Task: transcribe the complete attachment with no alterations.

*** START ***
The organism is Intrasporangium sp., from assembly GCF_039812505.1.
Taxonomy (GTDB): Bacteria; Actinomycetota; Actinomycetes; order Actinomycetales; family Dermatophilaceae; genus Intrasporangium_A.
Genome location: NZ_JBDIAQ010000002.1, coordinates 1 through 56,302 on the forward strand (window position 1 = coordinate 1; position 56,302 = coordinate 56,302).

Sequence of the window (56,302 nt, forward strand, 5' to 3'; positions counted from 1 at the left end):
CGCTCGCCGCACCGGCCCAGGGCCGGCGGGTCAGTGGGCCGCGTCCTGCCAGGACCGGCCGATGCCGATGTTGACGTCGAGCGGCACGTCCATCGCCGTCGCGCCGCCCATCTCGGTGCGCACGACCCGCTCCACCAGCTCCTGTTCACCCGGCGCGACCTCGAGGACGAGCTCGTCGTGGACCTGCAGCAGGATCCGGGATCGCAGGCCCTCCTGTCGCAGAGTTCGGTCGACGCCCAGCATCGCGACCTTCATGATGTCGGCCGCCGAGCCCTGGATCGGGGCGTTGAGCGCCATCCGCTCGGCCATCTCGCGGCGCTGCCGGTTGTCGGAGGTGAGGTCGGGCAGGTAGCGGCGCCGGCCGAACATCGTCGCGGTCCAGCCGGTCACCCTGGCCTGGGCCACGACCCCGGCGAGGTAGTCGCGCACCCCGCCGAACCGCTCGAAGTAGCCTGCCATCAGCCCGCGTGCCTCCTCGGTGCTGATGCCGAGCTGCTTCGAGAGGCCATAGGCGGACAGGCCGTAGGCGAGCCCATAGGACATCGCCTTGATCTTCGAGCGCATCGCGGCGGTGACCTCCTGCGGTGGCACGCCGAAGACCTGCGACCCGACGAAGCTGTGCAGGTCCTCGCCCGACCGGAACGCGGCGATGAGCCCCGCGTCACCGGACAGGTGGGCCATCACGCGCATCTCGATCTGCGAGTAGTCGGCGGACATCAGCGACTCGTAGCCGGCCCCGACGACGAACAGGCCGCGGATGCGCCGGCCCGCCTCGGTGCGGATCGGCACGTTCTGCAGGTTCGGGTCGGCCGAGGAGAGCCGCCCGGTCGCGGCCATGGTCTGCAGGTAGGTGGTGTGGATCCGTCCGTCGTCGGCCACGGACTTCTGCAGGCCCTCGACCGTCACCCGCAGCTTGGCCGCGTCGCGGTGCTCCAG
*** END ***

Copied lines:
The organism is Intrasporangium sp., from assembly GCF_039812505.1.
Taxonomy (GTDB): Bacteria; Actinomycetota; Actinomycetes; order Actinomycetales; family Dermatophilaceae; genus Intrasporangium_A.
Genome location: NZ_JBDIAQ010000002.1, coordinates 1 through 56,302 on the forward strand (window position 1 = coordinate 1; position 56,302 = coordinate 56,302).

Sequence of the window (56,302 nt, forward strand, 5' to 3'; positions counted from 1 at the left end):
CGCTCGCCGCACCGGCCCAGGGCCGGCGGGTCAGTGGGCCGCGTCCTGCCAGGACCGGCCGATGCCGATGTTGACGTCGAGCGGCACGTCCATCGCCGTCGCGCCGCCCATCTCGGTGCGCACGACCCGCTCCACCAGCTCCTGTTCACCCGGCGCGACCTCGAGGACGAGCTCGTCGTGGACCTGCAGCAGGATCCGGGATCGCAGGCCCTCCTGTCGCAGAGTTCGGTCGACGCCCAGCATCGCGACCTTCATGATGTCGGCCGCCGAGCCCTGGATCGGGGCGTTGAGCGCCATCCGCTCGGCCATCTCGCGGCGCTGCCGGTTGTCGGAGGTGAGGTCGGGCAGGTAGCGGCGCCGGCCGAACATCGTCGCGGTCCAGCCGGTCACCCTGGCCTGGGCCACGACCCCGGCGAGGTAGTCGCGCACCCCGCCGAACCGCTCGAAGTAGCCTGCCATCAGCCCGCGTGCCTCCTCGGTGCTGATGCCGAGCTGCTTCGAGAGGCCATAGGCGGACAGGCCGTAGGCGAGCCCATAGGACATCGCCTTGATCTTCGAGCGCATCGCGGCGGTGACCTCCTGCGGTGGCACGCCGAAGACCTGCGACCCGACGAAGCTGTGCAGGTCCTCGCCCGACCGGAACGCGGCGATGAGCCCCGCGTCACCGGACAGGTGGGCCATCACGCGCATCTCGATCTGCGAGTAGTCGGCGGACATCAGCGACTCGTAGCCGGCCCCGACGACGAACAGGCCGCGGATGCGCCGGCCCGCCTCGGTGCGGATCGGCACGTTCTGCAGGTTCGGGTCGGCCGAGGAGAGCCGCCCGGTCGCGGCCATGGTCTGCAGGTAGGTGGTGTGGATCCGTCCGTCGTCGGCCACGGACTTCTGCAGGCCCTCGACCGTCACCCGCAGCTTGGCCGCGTCGCGGTGCTCCAG